Advertisement The Constantly Changing Landscape of Art and Tech

ArtReview spoke with founder of, Tonia Samsonova on AI models, artists’ rights and the possibilities of the collaboration between the tech and creative industries was founded as an AI-powered tool for artists and visual creators that allows them to train AI on their own terms. Users can use their own artistic style to develop new imagery and license out their models while retaining legal ownership over their art. Ahead of the inaugural ArtReview Culture Club talk on immersive art with Julianknxx and Marguerite Humeau, founder Tonia Samsonova sits down with ArtReview to explore the constantly changing landscape of art and tech, and the ways in which it can empower artists.

ArtReview You come from a background in journalism, so what led you to founding

Tonia Samsonova When I was a journalist, I saw firsthand the complex and often depressing relationships between media and the tech industry. The spread of social media and advertising technology powered by big data shifted the incentives of journalists who now had to think not only about the quality of their stories, but also the competition from Search and Social Media companies for advertising revenue. Editors have had to think about how to bring audiences to their news outlets; there were more economic incentives to publish ten factually questionable stories with clickbait titles that could be produced cheaply in one day, than one in-depth investigative piece that required a lot of talent and months of research. The lack of economic incentives for high-quality journalism led to the spread of fake information and the polarisation of society.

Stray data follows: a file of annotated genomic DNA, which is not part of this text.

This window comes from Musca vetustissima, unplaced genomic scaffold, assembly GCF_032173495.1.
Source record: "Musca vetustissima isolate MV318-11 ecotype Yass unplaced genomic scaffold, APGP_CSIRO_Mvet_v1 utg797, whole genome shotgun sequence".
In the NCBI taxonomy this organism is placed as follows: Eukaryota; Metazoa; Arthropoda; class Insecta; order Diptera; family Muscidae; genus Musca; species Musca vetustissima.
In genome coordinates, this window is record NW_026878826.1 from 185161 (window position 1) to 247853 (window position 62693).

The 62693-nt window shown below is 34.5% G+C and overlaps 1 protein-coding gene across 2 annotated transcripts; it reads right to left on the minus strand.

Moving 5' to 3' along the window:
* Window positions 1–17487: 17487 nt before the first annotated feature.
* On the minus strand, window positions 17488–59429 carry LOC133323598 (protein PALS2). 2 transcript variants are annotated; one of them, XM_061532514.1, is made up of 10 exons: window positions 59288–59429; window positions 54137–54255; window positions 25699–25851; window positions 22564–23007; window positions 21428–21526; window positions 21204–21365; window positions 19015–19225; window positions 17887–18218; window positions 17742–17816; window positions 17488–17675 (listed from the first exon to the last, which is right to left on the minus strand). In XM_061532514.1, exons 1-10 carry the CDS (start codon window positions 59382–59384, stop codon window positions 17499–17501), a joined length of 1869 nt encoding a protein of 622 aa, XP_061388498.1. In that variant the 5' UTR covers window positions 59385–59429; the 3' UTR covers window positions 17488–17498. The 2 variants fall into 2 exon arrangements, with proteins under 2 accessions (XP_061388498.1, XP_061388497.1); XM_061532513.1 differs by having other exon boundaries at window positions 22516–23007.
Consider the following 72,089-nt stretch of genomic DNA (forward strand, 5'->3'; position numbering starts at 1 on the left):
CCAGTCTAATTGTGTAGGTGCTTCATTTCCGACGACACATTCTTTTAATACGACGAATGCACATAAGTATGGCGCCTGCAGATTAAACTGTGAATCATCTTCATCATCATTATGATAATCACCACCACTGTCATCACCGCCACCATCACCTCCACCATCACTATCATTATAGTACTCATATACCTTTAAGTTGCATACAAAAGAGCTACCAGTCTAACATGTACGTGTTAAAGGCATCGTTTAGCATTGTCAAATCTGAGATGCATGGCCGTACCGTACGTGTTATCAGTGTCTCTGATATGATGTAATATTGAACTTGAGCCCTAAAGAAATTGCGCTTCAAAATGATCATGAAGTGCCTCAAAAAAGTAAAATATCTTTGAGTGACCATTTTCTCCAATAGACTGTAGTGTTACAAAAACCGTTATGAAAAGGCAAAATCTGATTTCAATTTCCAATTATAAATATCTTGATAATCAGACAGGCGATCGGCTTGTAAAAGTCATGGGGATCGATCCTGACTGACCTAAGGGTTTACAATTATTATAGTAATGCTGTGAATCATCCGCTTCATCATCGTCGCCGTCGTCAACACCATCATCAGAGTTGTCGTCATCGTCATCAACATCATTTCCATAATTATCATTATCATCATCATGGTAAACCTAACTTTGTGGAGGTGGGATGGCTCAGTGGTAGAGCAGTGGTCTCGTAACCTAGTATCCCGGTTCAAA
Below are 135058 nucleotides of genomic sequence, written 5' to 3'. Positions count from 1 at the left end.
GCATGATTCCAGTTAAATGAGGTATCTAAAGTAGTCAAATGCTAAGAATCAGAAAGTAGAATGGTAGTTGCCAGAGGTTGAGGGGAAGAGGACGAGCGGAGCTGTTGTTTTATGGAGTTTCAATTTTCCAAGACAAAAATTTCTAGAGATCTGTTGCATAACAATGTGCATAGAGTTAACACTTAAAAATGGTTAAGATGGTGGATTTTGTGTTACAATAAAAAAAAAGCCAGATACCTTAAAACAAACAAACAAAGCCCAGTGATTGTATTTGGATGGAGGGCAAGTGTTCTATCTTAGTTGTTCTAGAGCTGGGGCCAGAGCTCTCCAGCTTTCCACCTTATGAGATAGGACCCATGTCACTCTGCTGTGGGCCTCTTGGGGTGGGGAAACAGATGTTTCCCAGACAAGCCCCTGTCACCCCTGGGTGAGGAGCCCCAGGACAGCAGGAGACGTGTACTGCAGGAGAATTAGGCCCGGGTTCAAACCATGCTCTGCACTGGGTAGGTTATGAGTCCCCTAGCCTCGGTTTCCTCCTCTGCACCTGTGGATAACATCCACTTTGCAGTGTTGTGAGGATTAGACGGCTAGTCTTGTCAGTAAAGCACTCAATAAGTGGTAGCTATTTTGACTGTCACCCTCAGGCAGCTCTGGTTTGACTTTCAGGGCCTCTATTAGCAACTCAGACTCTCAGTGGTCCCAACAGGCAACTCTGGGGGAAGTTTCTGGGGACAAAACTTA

The media industry seems like it is yet to recover. We see how some news outlets are not around anymore while others switched to a subscription-based model. After ten years, the audience of the media learned that written content varies in quality, and while you can still read social media posts for free, you often have to pay a subscription fee if you want to have access to high-quality journalism. The transition from an old way of working to the new has taken too much time and is even now still being developed.

What happened more than ten years ago between tech and media industries feels remarkably similar to the debate unfolding around AI. To develop Large Language Models (LLM) like ChatGPT and Dall-e, the works of writers and visual artists have been used to train algorithms without their creators’ consent. The creators’ works were appropriated to create a technology that diminished the economic value of their creative output because new technology can generate images and text in seconds with a simple description.

It is already difficult to make a career and earn a living if you are a visual creator. With no clear relationship or ownership between what goes in and what comes out, such AI models risk making the lives of creators even more difficult as some of their roles may be replaced with an AI. Faced with this dilemma, I started in the hopes of building an equitable relationship between the tech and creative industries, and helping artists retain their rights. I believe that creative jobs will always run on the human’s inspiration and talent, no matter how advanced the technology is.

Tonia Samsonova

AR There are other services that generate AI imagery. What sets apart?